No one knows how much worse things are after almost three years of disruption and civil war, but the very fact that the UN now estimates that at least 9% of the population already consists of refugees outside the country, and another 19% has been displaced inside it – a total of 27% of the entire population – is a clear indication that it will be years before even the current level of economic and social damage can be dealt with.

Suffering and the Need for Negotiation and Reconciliation

There is one final message in these numbers. A divided Syria will mean division into insecure enclaves with no clear economic structure or support infrastructure and delay any healing and progress by years, if not indefinitely. An Assad victory can only occur through constant enduring repression, consume most state assets in security spending, and isolate Syria’s economy in many ways. A Sunni Islamist extremist victory would mean trying to push the country back to some idealized version of the Caliphate and 6th Century where no Alawite, Christian, Druze or other minority could be safe.

The U.S. and every country outside Syria needs to think about both the total butcher bill in current human suffering and the need for a solution that does not make things worse. An Assad victory would be a nightmare, but so would the wrong kind of rebel victory that either gave extremists power or took broad revenge against the Alawite and Assad’s other supporters.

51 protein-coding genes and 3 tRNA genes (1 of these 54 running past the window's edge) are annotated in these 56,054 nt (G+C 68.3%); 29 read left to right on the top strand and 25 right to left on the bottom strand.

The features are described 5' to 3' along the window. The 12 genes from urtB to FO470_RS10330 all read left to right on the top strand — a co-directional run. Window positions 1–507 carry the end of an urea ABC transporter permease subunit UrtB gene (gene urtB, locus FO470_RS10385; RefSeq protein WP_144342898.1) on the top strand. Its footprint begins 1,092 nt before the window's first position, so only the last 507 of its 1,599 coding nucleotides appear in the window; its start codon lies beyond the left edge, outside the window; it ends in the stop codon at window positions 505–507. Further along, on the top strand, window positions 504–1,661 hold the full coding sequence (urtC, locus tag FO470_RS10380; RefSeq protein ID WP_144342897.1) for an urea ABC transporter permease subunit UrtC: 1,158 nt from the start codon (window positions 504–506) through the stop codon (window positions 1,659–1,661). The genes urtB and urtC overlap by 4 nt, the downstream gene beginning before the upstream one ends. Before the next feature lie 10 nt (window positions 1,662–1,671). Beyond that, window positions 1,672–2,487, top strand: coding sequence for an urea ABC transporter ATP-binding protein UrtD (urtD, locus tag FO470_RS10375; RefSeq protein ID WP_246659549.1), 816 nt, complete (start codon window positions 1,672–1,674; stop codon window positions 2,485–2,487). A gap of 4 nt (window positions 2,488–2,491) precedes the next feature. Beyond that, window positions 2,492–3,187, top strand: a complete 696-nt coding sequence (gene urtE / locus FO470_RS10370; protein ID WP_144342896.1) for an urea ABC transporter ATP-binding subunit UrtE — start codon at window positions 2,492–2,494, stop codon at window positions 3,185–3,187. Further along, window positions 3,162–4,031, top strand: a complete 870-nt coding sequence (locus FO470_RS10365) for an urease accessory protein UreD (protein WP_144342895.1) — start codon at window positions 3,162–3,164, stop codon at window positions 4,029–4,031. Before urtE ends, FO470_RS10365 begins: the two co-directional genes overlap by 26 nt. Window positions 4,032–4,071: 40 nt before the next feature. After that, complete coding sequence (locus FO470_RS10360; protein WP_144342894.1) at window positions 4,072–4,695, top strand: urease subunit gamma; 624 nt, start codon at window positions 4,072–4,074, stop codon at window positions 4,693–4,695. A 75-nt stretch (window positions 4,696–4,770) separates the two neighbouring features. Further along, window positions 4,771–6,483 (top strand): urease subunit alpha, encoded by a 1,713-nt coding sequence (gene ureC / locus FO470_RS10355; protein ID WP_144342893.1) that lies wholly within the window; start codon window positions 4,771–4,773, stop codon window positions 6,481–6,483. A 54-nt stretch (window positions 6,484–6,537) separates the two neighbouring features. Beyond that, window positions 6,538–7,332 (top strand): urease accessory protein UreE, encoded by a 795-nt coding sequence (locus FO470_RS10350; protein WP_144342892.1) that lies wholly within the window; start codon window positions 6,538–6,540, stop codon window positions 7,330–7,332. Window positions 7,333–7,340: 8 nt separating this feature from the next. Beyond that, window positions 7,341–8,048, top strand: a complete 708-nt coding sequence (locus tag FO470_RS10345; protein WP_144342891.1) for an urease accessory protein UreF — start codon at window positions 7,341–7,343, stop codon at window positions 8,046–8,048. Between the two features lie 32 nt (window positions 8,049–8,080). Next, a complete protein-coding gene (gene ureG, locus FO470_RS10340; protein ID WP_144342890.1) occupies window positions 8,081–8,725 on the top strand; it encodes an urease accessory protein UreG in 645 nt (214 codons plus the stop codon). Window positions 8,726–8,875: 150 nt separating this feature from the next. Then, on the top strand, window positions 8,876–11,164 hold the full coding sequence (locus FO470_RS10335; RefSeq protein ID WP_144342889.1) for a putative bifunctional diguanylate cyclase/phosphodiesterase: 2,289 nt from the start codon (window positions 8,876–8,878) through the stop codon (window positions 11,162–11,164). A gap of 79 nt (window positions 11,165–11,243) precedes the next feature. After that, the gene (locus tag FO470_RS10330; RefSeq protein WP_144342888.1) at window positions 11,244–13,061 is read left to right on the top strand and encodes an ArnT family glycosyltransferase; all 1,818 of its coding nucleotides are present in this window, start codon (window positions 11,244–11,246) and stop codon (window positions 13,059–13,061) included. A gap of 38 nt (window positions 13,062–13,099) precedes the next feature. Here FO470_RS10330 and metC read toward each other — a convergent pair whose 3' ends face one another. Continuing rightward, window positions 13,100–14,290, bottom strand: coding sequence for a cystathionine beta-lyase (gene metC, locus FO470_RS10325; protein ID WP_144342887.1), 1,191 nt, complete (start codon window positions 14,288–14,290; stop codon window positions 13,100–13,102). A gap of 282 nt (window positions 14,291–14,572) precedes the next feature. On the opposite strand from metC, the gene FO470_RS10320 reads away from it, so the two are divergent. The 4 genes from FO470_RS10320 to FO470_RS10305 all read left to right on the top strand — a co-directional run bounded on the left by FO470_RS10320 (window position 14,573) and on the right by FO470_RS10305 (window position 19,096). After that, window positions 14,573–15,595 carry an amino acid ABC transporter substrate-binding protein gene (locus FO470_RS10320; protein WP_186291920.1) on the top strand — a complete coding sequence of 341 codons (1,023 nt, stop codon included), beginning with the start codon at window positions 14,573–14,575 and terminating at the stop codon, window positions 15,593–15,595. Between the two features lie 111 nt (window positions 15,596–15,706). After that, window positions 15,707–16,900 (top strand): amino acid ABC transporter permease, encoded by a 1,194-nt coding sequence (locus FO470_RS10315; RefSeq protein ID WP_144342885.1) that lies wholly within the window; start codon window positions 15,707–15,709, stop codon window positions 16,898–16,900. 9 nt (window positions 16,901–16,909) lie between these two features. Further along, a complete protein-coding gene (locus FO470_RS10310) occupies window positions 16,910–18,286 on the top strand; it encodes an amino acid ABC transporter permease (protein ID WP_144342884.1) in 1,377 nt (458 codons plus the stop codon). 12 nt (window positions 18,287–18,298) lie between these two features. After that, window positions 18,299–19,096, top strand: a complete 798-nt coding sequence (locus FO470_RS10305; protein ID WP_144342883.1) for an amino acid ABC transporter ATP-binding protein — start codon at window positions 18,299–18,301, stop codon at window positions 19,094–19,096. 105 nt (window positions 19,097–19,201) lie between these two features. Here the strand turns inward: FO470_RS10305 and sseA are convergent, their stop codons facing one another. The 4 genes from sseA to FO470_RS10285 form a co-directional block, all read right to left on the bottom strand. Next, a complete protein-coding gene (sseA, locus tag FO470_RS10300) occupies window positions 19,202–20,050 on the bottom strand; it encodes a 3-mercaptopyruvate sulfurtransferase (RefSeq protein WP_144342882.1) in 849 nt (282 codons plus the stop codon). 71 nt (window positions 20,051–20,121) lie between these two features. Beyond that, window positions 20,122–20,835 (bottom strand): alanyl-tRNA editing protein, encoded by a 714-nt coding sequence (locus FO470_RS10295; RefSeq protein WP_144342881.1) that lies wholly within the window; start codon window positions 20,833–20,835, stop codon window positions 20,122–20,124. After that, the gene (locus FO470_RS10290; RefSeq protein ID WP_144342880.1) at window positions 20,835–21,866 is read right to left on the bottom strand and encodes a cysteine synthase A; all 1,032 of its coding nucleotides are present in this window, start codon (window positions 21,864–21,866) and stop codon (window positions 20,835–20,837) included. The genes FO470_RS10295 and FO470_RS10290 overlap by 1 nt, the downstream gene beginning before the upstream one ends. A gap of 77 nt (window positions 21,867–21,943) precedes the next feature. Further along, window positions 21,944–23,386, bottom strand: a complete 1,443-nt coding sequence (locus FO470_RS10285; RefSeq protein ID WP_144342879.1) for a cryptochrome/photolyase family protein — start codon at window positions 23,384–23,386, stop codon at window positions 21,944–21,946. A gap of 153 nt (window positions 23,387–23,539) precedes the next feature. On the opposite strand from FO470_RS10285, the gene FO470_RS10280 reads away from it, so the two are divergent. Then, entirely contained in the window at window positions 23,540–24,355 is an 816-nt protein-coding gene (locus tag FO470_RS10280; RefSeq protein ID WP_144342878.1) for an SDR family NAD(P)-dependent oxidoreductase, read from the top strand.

There will need to be a negotiated peace, incentives to make that happen and last, and enduring humanitarian and other aid to help the nation recover. Putting a stop to the civil war will not be an “end state”, it will only be a beginning.

Anthony H. Cordesman holds the Arleigh A. Burke Chair in Strategy at the Center for Strategic and International Studies (CSIS) in Washington, D.C.

Commentary is produced by the Center for Strategic and International Studies (CSIS), a private, tax-exempt institution focusing on international public policy issues. Its research is nonpartisan and nonproprietary. CSIS does not take specific policy positions. Accordingly, all views, positions, and conclusions expressed in this publication should be understood to be solely those of the author(s).

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Anthony H. Cordesman

Anthony H. Cordesman

Former Emeritus Chair in Strategy